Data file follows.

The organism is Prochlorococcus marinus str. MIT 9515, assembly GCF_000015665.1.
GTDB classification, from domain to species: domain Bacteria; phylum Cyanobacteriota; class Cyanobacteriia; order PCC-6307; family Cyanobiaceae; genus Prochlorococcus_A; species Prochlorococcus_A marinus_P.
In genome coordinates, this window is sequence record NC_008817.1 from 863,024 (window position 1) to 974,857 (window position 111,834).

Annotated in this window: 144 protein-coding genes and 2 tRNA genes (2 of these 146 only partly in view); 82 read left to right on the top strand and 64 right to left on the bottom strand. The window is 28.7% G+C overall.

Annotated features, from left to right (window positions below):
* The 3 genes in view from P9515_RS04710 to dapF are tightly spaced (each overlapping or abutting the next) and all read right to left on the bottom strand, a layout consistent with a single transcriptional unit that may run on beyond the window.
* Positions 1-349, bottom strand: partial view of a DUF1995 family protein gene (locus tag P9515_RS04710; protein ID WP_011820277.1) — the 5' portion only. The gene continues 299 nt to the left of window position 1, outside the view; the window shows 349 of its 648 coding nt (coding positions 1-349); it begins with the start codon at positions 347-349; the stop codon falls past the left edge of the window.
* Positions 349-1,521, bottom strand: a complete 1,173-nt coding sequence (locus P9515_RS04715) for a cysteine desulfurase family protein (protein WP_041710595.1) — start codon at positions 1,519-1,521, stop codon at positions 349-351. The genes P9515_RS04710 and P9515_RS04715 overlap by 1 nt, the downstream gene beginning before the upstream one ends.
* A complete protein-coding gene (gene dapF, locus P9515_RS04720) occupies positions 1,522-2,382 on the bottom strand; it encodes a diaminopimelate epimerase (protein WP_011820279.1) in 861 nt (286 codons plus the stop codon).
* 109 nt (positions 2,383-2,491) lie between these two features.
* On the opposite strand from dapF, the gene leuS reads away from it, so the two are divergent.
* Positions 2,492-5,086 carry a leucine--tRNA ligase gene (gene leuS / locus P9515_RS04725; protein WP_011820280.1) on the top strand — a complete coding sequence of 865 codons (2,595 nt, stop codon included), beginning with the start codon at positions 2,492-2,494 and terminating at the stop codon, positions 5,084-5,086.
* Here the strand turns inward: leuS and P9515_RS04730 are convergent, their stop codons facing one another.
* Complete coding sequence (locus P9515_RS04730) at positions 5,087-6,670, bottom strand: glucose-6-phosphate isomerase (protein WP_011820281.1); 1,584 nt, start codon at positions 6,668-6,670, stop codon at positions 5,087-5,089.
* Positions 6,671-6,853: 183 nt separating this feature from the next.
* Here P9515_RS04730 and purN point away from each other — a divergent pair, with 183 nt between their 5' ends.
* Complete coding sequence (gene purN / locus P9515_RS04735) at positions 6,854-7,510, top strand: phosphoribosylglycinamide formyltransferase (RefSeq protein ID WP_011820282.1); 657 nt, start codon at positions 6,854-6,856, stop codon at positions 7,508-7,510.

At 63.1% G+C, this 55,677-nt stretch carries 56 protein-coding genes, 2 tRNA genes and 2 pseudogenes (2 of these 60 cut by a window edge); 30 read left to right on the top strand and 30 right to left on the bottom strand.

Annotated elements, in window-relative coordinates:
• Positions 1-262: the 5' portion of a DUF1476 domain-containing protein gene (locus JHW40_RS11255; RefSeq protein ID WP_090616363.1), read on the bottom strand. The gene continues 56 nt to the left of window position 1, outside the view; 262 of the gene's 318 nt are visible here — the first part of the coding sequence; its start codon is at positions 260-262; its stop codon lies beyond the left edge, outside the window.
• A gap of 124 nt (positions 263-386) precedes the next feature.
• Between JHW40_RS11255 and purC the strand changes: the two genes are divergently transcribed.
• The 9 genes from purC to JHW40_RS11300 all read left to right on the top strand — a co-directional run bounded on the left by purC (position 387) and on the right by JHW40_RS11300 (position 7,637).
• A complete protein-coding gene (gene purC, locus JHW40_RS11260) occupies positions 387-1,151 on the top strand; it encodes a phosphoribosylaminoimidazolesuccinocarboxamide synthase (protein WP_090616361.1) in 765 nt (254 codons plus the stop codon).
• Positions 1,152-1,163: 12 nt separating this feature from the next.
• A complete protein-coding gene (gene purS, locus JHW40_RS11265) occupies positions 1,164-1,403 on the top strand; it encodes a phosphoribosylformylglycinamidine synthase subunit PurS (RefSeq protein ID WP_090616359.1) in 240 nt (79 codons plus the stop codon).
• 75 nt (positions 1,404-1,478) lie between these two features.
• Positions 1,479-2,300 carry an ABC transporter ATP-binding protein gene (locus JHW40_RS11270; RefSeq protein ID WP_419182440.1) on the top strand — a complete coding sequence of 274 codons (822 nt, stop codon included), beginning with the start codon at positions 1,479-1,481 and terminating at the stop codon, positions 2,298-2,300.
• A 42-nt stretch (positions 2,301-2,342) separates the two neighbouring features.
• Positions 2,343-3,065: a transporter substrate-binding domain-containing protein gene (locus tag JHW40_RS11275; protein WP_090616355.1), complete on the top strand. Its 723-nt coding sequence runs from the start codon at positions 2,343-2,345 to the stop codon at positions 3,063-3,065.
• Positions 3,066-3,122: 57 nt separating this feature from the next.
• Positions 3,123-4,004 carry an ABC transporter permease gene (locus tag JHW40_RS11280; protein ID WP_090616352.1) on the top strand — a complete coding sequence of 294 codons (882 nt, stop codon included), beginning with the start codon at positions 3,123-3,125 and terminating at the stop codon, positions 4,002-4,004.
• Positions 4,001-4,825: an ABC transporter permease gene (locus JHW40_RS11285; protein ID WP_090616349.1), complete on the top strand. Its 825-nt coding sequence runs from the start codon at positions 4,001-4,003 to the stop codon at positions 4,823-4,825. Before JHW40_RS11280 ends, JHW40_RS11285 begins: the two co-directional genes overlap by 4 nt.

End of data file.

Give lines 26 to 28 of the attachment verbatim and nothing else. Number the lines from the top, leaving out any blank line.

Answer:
• A complete protein-coding gene (gene purS, locus JHW40_RS11265) occupies positions 1,164-1,403 on the top strand; it encodes a phosphoribosylformylglycinamidine synthase subunit PurS (RefSeq protein ID WP_090616359.1) in 240 nt (79 codons plus the stop codon).
• 75 nt (positions 1,404-1,478) lie between these two features.
• Positions 1,479-2,300 carry an ABC transporter ATP-binding protein gene (locus JHW40_RS11270; RefSeq protein ID WP_419182440.1) on the top strand — a complete coding sequence of 274 codons (822 nt, stop codon included), beginning with the start codon at positions 1,479-1,481 and terminating at the stop codon, positions 2,298-2,300.